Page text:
Pedaling around the flats, I felt like a trained monkey at a circus, with my knees almost coming up to my chest with every pedal stroke. Clearly, these are not bikes for casual trail rides or a leisurely spin around the block; they’re designed to go hard and fast downhill, which is also why they have 2.8 inch-wide knobby tires.
After taking off down the hill, the bike’s capabilities became immediately apparent. As we picked our way down the access road to the head of a trail (Killington has 35 miles of trails with a 1,700 vertical drop), we traveled over gravel, stones, loose dirt, roots and stumps of trees with the bikes’ suspension systems working beautifully.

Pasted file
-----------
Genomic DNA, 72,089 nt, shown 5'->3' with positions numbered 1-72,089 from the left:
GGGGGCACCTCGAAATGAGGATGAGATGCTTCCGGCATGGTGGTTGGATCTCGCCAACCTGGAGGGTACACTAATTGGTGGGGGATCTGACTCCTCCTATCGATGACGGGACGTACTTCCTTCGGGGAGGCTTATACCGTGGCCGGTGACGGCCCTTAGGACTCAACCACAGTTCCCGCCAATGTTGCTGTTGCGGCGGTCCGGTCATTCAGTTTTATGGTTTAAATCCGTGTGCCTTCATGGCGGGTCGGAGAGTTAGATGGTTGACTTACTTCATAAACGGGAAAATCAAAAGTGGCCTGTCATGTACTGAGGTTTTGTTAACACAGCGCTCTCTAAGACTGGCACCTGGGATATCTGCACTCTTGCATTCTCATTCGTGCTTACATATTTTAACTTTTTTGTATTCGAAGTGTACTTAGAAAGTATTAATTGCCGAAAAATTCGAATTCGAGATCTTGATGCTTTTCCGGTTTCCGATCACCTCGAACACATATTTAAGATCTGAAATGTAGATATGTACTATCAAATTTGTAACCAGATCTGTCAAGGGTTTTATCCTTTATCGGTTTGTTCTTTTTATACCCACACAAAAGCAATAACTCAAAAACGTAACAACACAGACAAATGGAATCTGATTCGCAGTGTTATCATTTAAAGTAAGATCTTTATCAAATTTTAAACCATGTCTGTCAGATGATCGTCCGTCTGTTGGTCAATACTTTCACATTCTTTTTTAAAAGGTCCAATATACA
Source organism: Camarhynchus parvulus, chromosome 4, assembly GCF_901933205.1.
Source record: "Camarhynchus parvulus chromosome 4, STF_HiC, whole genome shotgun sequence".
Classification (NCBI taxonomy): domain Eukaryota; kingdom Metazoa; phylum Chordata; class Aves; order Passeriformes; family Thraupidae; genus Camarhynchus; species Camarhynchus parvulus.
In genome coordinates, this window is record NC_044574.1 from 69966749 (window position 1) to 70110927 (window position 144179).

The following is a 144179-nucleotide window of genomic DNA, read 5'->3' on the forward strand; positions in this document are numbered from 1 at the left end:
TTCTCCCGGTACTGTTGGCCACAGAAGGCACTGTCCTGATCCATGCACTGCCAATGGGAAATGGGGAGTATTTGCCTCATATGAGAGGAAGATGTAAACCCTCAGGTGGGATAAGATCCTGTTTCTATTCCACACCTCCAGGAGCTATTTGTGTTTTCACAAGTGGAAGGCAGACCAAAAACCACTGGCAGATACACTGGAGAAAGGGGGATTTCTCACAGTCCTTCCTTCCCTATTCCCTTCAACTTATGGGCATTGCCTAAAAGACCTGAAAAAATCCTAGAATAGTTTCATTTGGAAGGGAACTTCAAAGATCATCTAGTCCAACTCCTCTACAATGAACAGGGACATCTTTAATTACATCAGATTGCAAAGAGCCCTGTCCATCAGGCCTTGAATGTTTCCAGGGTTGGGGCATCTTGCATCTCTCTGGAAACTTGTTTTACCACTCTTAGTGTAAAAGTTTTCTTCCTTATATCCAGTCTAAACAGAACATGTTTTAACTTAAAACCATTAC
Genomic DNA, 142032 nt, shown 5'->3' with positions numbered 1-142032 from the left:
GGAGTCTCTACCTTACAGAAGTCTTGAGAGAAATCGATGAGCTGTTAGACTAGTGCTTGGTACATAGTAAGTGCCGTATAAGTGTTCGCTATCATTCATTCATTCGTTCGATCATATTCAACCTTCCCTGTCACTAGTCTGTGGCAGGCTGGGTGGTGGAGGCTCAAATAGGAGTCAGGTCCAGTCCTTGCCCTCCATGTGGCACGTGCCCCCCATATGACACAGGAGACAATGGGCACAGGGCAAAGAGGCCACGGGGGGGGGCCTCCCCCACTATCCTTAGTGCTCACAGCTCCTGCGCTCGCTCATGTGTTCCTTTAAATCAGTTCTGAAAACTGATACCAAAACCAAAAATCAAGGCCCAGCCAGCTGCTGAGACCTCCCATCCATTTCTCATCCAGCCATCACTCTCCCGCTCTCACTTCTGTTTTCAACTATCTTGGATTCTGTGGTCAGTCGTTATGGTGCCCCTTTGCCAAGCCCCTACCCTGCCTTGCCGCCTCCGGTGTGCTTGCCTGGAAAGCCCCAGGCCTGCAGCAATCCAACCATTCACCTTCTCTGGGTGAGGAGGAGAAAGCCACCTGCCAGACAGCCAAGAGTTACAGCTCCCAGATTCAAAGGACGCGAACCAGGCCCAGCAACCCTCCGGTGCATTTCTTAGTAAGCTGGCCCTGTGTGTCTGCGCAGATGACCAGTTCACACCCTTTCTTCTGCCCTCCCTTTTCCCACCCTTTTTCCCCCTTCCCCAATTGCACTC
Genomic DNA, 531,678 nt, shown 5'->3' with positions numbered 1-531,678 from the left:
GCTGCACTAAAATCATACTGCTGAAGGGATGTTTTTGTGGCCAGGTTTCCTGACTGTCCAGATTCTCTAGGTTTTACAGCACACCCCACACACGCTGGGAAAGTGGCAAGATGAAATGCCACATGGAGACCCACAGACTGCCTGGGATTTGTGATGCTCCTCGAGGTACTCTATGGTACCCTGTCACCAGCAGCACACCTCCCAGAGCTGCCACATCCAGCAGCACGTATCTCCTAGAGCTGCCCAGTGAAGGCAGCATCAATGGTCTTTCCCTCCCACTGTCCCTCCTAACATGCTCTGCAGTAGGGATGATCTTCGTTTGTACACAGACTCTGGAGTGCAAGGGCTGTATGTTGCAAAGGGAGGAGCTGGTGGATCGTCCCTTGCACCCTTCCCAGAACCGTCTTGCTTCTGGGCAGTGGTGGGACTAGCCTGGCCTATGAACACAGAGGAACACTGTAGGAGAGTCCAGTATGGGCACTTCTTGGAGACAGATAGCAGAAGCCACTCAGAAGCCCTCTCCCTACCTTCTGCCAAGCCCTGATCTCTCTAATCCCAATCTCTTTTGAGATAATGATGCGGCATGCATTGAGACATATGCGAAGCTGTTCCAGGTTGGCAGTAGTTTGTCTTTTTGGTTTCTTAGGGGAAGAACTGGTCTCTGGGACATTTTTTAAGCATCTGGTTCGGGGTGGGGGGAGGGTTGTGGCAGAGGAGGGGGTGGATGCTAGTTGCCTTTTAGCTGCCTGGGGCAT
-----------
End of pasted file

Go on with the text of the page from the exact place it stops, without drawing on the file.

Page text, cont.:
A beginner’s mistake is looking at what you want to avoid rather than focusing on where you want to go. Fix your eyes on your chosen path and stick with it; keep your line of sight down the trail, and not at what’s just inches in front of you. When you look straight down, you’ll find yourself making lots of unnecessary braking and steering that will inevitably tangle you up and toss you.
Turning is a function of more than just twisting the handlebars, which follows one of Colona’s favorite expressions:
“It’s called tip to grip,” he says, describing proper turning technique. “But if you steer, you’ll smear.”
As with other styles of riding, turning requires only small adjustments of the handlebars and shifts in the rider’s balance. As with all kinds of biking, the faster you travel, the more finely tuned those adjustments become.